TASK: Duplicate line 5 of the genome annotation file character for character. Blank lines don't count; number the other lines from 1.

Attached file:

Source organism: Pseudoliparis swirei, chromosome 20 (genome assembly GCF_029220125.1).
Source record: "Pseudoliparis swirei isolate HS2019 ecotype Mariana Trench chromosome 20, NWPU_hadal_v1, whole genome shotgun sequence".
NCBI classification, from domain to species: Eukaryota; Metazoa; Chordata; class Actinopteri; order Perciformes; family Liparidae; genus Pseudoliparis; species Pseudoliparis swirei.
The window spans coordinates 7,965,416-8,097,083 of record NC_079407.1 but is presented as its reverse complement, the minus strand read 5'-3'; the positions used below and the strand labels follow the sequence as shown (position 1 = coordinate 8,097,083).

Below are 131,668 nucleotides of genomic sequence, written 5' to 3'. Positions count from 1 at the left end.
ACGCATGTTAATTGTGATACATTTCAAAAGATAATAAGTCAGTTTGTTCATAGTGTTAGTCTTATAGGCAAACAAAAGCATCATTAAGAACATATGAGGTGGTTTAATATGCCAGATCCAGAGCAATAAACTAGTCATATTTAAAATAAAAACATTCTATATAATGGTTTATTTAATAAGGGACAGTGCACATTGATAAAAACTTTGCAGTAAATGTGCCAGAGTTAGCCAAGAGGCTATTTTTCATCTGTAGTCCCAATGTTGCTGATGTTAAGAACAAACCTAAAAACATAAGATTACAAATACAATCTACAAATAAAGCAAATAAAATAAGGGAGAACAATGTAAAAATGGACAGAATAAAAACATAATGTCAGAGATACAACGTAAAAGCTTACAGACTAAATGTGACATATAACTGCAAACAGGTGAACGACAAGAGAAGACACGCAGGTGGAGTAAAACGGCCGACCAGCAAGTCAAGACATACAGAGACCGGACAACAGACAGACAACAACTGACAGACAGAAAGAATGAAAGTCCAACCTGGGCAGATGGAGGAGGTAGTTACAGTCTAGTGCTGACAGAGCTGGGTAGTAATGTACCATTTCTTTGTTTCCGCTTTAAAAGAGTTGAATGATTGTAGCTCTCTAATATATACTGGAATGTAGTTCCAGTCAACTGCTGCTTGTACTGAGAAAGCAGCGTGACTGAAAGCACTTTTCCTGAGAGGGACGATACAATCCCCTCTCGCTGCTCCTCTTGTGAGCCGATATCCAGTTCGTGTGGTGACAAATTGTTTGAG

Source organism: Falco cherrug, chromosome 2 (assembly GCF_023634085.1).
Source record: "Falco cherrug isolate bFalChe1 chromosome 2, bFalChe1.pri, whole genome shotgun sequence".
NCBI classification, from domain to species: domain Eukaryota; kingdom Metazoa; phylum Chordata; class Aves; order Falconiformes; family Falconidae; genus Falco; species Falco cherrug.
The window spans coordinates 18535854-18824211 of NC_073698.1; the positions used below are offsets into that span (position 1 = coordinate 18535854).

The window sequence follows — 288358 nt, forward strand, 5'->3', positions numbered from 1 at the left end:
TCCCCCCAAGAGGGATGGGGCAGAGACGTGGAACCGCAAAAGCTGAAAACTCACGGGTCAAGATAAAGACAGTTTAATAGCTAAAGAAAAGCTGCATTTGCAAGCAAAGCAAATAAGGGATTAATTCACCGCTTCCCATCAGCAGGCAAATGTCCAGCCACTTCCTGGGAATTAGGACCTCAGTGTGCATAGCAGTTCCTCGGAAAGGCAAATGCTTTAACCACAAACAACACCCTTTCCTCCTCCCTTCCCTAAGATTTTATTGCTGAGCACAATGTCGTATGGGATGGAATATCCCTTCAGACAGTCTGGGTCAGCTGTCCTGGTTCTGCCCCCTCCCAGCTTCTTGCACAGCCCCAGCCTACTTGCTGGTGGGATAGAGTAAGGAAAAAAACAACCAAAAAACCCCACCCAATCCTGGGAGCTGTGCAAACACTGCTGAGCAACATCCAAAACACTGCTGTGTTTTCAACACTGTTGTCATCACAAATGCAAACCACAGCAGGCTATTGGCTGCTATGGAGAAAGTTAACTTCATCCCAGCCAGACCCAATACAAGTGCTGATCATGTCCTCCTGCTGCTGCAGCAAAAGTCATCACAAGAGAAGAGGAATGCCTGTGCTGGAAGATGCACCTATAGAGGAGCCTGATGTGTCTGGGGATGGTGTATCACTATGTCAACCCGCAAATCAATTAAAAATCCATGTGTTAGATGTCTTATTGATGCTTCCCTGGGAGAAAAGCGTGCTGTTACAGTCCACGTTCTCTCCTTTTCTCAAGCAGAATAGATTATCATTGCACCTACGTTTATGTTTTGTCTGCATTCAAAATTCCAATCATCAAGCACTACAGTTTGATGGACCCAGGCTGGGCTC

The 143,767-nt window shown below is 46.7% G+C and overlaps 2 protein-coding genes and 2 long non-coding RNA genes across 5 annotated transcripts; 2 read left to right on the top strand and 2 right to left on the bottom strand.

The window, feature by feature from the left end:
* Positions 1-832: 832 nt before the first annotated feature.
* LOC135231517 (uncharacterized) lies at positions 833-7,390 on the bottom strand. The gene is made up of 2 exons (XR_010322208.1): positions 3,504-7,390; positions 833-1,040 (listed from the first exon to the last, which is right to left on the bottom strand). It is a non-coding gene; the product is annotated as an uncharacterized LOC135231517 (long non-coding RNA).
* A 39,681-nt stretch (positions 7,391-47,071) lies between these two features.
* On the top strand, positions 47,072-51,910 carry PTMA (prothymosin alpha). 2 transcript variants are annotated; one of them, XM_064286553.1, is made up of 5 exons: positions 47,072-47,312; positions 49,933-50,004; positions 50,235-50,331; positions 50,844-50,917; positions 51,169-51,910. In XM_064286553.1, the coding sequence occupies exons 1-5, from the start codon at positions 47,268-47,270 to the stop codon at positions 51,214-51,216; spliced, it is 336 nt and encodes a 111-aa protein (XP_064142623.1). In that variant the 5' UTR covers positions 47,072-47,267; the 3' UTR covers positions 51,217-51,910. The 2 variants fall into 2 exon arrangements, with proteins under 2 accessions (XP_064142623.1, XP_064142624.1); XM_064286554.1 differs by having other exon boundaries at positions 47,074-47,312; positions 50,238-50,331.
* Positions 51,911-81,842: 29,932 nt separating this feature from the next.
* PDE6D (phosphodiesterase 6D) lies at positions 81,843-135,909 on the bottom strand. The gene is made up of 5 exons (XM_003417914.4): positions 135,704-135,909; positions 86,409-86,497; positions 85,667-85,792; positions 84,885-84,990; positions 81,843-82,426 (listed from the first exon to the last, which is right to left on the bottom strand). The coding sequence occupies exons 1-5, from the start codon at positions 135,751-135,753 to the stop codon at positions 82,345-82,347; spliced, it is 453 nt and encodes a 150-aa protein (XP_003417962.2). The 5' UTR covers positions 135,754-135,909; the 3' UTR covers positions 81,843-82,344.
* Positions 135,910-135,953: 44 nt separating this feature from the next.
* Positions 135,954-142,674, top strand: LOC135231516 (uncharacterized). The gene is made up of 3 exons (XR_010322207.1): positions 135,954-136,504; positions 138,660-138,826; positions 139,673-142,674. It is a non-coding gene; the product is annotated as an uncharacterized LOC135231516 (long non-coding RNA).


Below are 131,668 nucleotides of genomic sequence, written 5' to 3'. Positions count from 1 at the left end.